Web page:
Statistics About Suicide
Suicide is a national crisis that has impacted countless individuals, couples and families. Our country has seen a 36% increase in suicide rates between 2000 and 2021, and suicide affects people of all ages. The Centers for Disease Control and Prevention (CDC) states that the suicide rate for people aged 10 to 24 has risen 57.4% between 2007 and 2018, and it was the second leading cause of death for individuals aged 10-14 in 2021.
These numbers become even more severe when you consider adolescents dealing with depression or substance use disorders. In fact, around half of youth who take their lives had depression, and individuals with alcohol or opioid use disorders may be more susceptible to suicidal ideation, attempts or death.
Today, more than ever, we understand that just because a person is young doesn’t lessen the danger of suicidal thoughts or gestures. These heartbreaking statistics are a stark warning that everyone should be aware of the risk of suicide. Without the right support system and treatment, teens may act on their suicidal thoughts. This can lead to serious injury, further family trauma and death. Knowing the signs of a suicidal child or adolescent means you could help save a life.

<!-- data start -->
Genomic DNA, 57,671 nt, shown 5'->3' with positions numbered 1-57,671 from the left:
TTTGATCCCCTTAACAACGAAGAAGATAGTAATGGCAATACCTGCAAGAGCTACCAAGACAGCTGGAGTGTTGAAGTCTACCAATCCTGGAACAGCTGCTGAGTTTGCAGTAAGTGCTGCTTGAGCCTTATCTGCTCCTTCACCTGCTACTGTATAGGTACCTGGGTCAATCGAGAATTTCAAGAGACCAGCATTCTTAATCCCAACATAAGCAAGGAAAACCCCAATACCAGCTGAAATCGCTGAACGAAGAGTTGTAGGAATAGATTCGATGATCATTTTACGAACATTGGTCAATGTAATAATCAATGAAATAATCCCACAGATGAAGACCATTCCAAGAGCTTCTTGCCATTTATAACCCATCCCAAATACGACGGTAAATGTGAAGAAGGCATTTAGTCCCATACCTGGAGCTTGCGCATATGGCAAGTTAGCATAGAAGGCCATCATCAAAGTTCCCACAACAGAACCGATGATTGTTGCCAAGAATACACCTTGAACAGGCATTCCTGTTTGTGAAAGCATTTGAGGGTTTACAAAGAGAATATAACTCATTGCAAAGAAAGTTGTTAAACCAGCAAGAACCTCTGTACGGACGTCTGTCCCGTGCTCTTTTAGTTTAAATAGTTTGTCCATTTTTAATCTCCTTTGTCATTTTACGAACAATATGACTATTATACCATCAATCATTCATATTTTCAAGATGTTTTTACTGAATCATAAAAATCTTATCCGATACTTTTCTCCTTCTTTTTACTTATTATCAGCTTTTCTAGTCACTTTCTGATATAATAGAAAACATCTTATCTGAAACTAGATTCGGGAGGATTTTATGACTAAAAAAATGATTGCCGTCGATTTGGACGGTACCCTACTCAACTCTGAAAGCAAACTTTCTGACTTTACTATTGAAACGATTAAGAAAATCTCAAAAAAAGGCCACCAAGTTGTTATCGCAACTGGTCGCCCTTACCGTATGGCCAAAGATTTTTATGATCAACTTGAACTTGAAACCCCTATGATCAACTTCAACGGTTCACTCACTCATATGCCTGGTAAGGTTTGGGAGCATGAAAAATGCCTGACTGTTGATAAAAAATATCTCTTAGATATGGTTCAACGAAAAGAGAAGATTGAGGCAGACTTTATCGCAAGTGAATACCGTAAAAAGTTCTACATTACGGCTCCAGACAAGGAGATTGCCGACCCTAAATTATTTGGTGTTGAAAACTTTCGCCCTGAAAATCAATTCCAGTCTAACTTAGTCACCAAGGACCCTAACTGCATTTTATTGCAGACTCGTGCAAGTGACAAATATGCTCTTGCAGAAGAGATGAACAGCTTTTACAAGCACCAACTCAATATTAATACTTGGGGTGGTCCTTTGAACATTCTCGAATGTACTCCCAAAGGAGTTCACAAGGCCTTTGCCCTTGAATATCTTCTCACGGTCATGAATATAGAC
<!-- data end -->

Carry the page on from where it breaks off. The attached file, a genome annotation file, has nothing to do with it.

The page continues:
Suicide Causes and Risk Factors
Many parents of youth with life-threatening behaviors or thoughts of suicide struggle to understand what caused their child’s suicidal ideation. Thoughts of suicide often stem from the feeling that an individual can’t cope. A specific situation or life, in general, is too overwhelming. Those without hope for the future may grasp the idea that suicide is the only way out. This preoccupation, or “tunnel vision,” during a crisis is the leading cause of suicidal ideation.
Adolescent and teen suicide risk factors are variables or experiences that could make a young person more likely to think about attempting suicide. More risk factors present in a teen’s life could raise their chances of viewing suicide as the answer to the problems and struggles they are facing. Becoming aware of these risk factors can help you, as the parent or guardian, take the next step toward suicide prevention and the road toward recovery for your child.
Consider some of the following suicide causes risk factors for young people.
Individual Risk Factors
Individual risk factors might include:
- A mental health condition: Having a mental illness or condition like depression or post-traumatic stress disorder (PTSD) can lead to self-harm or suicidal thoughts, especially for teens without healthy coping skills. As many as 49.5% of youth may struggle with an untreated mental health issue, so parents need to understand the necessity of mental health treatment for youth.